Publication Date: July 2009
One measure of the health of the Social Security system is the diﬀerence between the market value of the trust fund and the present value of beneﬁts accrued to date. How should present values be computed for this calculation in light of future uncertainties? We think it is important to use market value. Since claims on accrued beneﬁts are not currently traded in ﬁnancial markets, we cannot directly observe a market value. In this paper, we use a model to estimate what the market price for these claims would be if they were traded.
In valuing such claims, the key issue is properly adjusting for risk. The traditional actuarial approach — the approach currently used by the Social Security Administration in generating its most widely cited numbers — ignores risk and instead simply discounts “expected” future flows back to the present using a risk-free rate. If beneﬁts are risky and this risk is priced by the market, then actuarial estimates will diﬀer from market value. Eﬀectively, market valuation uses a discount rate that incorporates a risk premium.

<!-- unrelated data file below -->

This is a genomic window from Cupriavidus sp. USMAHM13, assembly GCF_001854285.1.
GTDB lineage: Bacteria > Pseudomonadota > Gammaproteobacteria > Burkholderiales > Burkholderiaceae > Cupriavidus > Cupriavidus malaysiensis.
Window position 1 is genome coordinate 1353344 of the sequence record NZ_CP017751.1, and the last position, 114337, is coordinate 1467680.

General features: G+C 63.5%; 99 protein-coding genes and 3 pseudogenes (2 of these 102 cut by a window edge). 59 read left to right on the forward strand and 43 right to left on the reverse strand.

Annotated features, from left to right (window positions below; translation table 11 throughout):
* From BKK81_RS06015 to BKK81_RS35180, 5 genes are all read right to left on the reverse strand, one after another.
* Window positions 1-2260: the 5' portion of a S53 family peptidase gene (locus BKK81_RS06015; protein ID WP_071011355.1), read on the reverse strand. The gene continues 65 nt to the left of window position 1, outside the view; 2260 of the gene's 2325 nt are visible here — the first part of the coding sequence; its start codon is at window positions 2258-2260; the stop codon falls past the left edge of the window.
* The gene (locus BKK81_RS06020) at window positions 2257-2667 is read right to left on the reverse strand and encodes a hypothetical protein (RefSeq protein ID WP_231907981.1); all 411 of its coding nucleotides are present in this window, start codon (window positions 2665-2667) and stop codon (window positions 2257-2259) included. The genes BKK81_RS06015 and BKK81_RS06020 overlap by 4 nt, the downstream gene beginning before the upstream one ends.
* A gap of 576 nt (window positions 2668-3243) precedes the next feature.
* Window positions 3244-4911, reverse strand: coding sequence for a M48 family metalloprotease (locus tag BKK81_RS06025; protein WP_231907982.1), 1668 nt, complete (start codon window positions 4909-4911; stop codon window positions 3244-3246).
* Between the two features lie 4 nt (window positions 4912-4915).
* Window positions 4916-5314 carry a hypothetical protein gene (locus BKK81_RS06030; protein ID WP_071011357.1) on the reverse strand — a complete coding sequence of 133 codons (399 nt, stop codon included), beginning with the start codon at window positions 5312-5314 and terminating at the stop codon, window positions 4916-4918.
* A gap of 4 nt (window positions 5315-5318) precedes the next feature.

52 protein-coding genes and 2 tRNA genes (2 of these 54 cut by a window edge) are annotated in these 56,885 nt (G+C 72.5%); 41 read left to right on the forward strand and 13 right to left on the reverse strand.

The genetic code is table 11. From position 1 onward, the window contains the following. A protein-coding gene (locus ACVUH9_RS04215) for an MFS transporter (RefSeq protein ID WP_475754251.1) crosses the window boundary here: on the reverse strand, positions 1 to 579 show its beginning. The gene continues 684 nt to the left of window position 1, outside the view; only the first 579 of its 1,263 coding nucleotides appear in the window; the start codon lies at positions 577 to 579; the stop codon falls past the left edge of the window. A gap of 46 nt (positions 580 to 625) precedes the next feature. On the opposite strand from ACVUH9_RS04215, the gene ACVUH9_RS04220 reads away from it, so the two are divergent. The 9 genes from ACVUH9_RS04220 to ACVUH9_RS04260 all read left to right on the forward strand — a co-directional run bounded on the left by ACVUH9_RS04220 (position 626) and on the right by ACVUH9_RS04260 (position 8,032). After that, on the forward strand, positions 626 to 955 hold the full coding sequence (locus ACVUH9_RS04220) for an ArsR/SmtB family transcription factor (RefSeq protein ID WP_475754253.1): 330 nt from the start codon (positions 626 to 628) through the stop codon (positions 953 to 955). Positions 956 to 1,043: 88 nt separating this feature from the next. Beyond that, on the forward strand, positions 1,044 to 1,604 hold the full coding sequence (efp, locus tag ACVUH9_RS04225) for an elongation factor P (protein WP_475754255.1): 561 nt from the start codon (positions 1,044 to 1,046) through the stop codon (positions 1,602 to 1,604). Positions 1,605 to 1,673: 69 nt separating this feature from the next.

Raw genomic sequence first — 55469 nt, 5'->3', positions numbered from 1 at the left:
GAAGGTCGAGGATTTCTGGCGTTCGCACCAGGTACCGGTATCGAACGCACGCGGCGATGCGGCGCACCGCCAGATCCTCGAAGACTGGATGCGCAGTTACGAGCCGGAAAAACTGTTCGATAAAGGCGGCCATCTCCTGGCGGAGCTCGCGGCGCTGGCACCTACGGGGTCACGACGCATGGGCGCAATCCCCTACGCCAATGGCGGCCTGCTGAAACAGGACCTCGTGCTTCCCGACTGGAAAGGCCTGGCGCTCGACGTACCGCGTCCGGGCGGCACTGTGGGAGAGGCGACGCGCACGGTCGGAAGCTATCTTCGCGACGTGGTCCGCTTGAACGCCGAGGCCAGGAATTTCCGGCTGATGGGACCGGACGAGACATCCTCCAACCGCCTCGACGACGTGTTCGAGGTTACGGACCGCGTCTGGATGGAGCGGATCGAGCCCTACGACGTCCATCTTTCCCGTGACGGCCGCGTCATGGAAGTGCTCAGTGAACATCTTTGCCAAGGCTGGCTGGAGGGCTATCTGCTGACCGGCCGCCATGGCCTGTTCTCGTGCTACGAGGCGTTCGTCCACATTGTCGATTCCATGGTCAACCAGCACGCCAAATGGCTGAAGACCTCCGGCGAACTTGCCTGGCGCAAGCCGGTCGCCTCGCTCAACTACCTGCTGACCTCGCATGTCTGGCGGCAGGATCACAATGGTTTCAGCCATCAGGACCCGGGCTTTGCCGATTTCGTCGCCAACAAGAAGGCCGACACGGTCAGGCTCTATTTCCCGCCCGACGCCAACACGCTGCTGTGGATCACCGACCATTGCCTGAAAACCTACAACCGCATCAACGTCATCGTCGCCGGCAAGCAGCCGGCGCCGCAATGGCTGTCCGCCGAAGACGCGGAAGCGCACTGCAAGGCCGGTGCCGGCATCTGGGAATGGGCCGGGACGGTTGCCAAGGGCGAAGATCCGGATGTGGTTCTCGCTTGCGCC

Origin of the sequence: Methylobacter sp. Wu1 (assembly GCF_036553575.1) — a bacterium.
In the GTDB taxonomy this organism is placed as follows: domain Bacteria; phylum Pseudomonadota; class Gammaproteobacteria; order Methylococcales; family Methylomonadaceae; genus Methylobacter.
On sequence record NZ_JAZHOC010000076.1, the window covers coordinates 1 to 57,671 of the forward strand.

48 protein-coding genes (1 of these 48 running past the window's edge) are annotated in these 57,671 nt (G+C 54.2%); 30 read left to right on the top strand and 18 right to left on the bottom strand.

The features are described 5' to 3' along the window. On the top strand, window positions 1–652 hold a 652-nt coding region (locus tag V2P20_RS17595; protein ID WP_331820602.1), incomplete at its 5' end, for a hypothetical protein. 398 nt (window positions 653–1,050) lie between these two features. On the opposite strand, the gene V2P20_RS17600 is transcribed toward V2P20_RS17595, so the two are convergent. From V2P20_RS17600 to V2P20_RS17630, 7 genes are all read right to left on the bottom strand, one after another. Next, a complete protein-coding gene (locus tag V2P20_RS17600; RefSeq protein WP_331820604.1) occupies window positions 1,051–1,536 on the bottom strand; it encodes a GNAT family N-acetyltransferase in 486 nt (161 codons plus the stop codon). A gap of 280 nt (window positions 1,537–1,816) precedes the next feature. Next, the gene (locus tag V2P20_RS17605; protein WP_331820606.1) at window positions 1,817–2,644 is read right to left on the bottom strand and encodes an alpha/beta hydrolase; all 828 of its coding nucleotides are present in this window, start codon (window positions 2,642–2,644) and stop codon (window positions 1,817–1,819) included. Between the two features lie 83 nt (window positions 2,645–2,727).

Developing the proper adjustment for risk requires a careful examination of the stream of future beneﬁts. The U.S. Social Security system is “wage-indexed”: future beneﬁts depend directly on future realizations of the economy-wide average wage index. We assume that there is a positive long-run correlation between average labor earnings and the stock market. We then use derivative pricing methods standard in the ﬁnance literature to compute the market price of individual claims on future beneﬁts, which depend on age and macro state variables. Finally, we aggregate the market value of beneﬁts across all cohorts to arrive at an overall value of accrued beneﬁts.
We ﬁnd that the diﬀerence between market valuation and “actuarial” valuation is large, especially when valuing the beneﬁts of younger cohorts. Overall, the market value of accrued beneﬁts is only 4/5 of that implied by the actuarial approach. Ignoring cohorts over age 60 (for whom the valuations are the same), market value is only 70% as large as that implied by the actuarial approach.
Social security, Market value, Risk adjustment, Actuarial value, Wage bonds, Unfunded obligations
JEL Classification Codes: E6, H55, D91, G1, G12